The word 'culture', used one way by anthropologists, another way by critics, and purioined by journalists to denote every kind of collective habit, lies at the centre of contemporary debates about the past and future of society. In this thought-provoking book, the writer and philosopher Roger Scruton argues for the religious origin of culture in all its forms, and mounts a defence of the 'high culture' of our civilisation against its radical and 'deconstructionist' critics. He offers a theory of pop culture, a panegyric to Baudelaire, a few reasons why Wagner is just as great as his critics fear him to be, and a raspberry to Cool Britannia.--This text refers to an out of print or unavailable edition of this title.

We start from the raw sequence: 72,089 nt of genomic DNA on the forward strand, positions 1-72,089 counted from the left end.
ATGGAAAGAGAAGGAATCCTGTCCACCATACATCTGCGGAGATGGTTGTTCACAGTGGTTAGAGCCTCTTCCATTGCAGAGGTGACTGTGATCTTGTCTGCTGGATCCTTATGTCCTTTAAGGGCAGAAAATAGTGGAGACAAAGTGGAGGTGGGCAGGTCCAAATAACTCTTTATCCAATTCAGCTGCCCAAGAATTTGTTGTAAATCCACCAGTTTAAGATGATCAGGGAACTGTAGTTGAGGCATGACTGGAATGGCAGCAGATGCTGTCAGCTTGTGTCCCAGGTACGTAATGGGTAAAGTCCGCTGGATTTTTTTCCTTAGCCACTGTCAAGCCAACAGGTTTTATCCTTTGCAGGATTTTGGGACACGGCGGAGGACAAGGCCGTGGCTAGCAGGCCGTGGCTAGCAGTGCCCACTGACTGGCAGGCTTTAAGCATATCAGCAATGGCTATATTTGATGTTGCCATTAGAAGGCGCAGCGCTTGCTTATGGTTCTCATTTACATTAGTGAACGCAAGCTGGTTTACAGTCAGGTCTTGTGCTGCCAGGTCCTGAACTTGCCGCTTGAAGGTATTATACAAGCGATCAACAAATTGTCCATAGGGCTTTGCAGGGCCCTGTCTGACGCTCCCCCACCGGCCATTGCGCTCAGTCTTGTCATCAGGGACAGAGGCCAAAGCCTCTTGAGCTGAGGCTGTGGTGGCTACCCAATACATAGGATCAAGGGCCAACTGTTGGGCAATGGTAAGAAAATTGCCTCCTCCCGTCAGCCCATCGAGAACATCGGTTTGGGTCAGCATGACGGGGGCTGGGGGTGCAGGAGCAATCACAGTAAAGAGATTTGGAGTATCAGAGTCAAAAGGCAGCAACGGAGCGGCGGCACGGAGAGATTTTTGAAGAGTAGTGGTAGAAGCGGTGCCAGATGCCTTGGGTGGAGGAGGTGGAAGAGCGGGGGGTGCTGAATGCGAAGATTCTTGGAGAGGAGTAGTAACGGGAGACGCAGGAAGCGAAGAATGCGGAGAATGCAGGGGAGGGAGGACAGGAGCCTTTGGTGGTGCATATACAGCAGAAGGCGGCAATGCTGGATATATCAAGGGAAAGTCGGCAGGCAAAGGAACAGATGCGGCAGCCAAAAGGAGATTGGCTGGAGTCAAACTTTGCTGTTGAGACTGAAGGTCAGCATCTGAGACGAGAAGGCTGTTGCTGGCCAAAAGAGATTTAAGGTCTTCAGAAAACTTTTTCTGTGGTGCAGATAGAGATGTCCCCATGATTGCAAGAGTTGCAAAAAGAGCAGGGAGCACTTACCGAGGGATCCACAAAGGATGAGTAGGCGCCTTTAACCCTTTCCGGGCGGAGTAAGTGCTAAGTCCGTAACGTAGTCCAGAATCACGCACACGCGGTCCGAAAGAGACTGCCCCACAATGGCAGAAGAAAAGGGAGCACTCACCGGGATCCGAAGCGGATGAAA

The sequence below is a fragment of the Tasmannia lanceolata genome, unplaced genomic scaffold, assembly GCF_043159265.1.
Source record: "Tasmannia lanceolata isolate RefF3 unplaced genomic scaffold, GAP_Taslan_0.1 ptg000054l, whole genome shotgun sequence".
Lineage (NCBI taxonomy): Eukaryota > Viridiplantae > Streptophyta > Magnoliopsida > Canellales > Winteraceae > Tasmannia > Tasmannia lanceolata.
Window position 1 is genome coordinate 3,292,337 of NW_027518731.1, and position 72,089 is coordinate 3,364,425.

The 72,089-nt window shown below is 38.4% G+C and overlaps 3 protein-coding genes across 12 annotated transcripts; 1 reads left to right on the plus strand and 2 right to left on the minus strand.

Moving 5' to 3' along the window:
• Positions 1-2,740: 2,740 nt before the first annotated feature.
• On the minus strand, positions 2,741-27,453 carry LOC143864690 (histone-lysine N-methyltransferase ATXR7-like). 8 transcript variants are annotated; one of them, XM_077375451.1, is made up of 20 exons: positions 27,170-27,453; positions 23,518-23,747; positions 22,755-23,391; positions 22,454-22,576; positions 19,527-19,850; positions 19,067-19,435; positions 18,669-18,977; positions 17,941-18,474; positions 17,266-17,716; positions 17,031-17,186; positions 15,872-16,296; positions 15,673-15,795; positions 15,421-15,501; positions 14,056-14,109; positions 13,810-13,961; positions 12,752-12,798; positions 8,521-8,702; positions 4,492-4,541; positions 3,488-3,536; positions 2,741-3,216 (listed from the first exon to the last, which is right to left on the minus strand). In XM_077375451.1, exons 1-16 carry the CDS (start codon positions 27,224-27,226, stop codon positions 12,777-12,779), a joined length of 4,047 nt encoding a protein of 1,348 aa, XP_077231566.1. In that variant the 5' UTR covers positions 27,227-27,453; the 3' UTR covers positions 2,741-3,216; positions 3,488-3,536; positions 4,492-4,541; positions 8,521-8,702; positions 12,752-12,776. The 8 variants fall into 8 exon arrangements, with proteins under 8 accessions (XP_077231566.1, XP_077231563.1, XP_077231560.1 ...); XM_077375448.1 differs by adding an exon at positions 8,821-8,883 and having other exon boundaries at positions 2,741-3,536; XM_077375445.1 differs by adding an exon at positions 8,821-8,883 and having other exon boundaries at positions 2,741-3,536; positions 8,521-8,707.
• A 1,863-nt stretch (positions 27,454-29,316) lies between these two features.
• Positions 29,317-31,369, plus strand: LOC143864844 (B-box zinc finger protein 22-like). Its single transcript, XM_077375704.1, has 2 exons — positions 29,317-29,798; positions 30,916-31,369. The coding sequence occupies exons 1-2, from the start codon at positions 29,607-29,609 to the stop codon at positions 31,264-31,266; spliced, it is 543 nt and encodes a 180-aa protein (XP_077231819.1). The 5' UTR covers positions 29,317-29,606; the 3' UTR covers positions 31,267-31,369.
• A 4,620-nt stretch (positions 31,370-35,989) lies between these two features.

Roger Scruton is currently Research Professor for the Institute for the Psychological Sciences where he teaches philosophy at their graduate school in both Washington and Oxford. He is a writer, philosopher and public commentator. He has specialised in aesthetics with particular attention to music and architecture. He engages in contemporary political and cultural debates from the standpoint of a conservative thinker and is well known as a powerful polemicist. He has written widely in the press on political and cultural issues.